4.21.17 Issue #789 info@mckenziemgmt.com 1-877-777-6151 Forward This Newsletter

Practice Profits Down? Here’s How to Fix It
By Sally McKenzie, CEO

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For the most part, you love your job as a dentist. You love helping patients reach their oral health goals and getting them back to optimal health. But the business side of owning a dental practice, that you could do without.

Most dentists have little interest in running a small business, but unfortunately it’s part of the package. If you want a successful, profitable practice, you really have to embrace your role as CEO – and that includes paying attention to practice profits and understanding what influences revenue losses and gains.

The good news is, you don’t have to figure this all out on your own. I can guide you through it. To get you started, I’ve put together a few tips to help you grow practice profits and finally reach your full potential.

Start with a 10-Point Financial Assessment
When I talk with dentists who are struggling, many of them don’t know much about their practice financials. It’s important to get a good handle on this before you try to make any improvements. To do that, I suggest you ask yourself these 10 questions:

1. Are you bringing in as much money as you believe you should/could be?
2. Are you saving enough for retirement?
3. Are you waiting to start saving for retirement until practice income increases?
4. Do you ever skip making payments to your retirement fund?
5. Do you have enough revenue to cover continuing education for yourself and your team members?
6. Do you hesitate to make investments in equipment because you’re worried about how much it costs?
7. Do you delay improving your practice’s appearance because of the expense?
8. Are you effectively marketing your practice and your services to existing and prospective patients?
9. Are you concerned about staff raises?
10. Do you feel like you can’t possibly work any harder?

Once you honestly answer these questions, you’ll know if your practice’s financial health is holding you back – both personally and professionally. From there, you can start making the necessary changes to get back on track.

Develop a Financial Policy
Having a policy in place will help ensure you get paid on time. This policy should make it clear when and how payment is expected from patients. Here are a few elements I suggest you include:

• Third party patient financing. Many patients skip treatment simply because they can’t afford it. Offering third party financing from a company like CareCredit will help make these patients more comfortable going forward with treatment, thus boosting case acceptance and your bottom line.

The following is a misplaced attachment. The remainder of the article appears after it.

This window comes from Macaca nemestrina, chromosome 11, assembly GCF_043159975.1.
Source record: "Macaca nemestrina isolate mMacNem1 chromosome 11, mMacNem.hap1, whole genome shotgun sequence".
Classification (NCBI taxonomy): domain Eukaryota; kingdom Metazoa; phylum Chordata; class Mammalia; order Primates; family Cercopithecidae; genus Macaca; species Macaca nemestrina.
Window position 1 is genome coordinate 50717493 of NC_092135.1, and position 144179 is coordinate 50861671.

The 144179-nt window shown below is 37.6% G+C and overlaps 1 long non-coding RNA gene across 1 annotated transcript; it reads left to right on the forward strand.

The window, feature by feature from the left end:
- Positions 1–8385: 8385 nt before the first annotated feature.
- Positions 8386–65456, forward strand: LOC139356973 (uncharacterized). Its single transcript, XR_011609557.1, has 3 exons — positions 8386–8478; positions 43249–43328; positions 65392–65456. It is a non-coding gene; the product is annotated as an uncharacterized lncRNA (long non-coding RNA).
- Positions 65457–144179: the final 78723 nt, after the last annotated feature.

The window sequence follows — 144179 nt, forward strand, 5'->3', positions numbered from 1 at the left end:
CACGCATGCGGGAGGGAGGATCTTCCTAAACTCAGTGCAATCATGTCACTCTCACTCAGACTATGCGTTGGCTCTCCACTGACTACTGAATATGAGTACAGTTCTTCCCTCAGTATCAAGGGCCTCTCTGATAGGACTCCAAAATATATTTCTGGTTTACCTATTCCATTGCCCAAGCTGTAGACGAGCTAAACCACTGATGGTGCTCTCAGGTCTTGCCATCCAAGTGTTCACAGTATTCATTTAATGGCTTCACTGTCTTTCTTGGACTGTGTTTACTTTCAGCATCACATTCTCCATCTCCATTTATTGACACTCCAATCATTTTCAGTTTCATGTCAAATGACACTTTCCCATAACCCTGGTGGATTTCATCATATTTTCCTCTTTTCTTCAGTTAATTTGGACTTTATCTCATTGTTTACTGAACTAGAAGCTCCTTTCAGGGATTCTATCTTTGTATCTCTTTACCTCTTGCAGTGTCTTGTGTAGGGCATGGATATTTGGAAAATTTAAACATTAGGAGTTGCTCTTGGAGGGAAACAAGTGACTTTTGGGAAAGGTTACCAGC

• Electronic billing. This saves your front office time while also making it convenient for patients to pay their statement balance online. You get paid faster and team members can focus on other tasks.

• Reward patients who pay upfront. Consider offering a slight fee adjustment, maybe 5%, when you receive payment for a large case upfront. Refer to this as a bookkeeping adjustment rather than a discount.

• Collect payment before patients leave. Let patients know you expect full payment at the time of service for all procedures that are less than $200. I also suggest requiring insured patients to pay at least part of the amount they’re responsible for before they leave.

Once you develop a written policy for your practice, hand it out as part of the new patient packet and remind existing patients of the policy before they start restorative or elective services. I also suggest you post the policy on your website.

Educate Patients about the Value of Dentistry
If all you do is collect money at the end of an appointment, patients won’t understand the value of the services they just received. Use this as an opportunity to educate. Train your team members to say something like this:

“Mr. Watt, the doctor performed fillings on three teeth. This involved seven surfaces, medication in each tooth and anesthetic.”

Now the patient knows exactly what he’s paying for and that the service provided was much more than just a filling.

It’s also important to be clear when telling patients the fee for services:

“The charge for today’s restorative treatment is $427. Would you like to pay with cash, check or charge? We’re happy to submit your insurance claim. The payment will come directly to you.” 

Running a dental practice isn’t easy. There’s a lot to think about that goes beyond providing exceptional patient care. To be successful, you have to focus on the business side as well as the clinical side, and find ways to increase profits. These tips will help get you started. If you need more guidance, don’t hesitate to contact me. I’m always happy to help.

Next week: Three ways to improve collections and grow practice profits

For additional information on this topic and more, visit my blog: The Lighter Side

Interested in speaking to me about your practice concerns? Email sallymck@mckenziemgmt.com
Interested in having McKenzie Management Seminars speak to your dental society or study club? Click here.
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